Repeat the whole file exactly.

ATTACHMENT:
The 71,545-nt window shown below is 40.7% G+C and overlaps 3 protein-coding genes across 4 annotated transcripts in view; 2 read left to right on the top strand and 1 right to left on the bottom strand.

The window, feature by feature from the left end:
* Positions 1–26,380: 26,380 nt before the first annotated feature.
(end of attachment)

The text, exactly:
The 71,545-nt window shown below is 40.7% G+C and overlaps 3 protein-coding genes across 4 annotated transcripts in view; 2 read left to right on the top strand and 1 right to left on the bottom strand.

The window, feature by feature from the left end:
* Positions 1–26,380: 26,380 nt before the first annotated feature.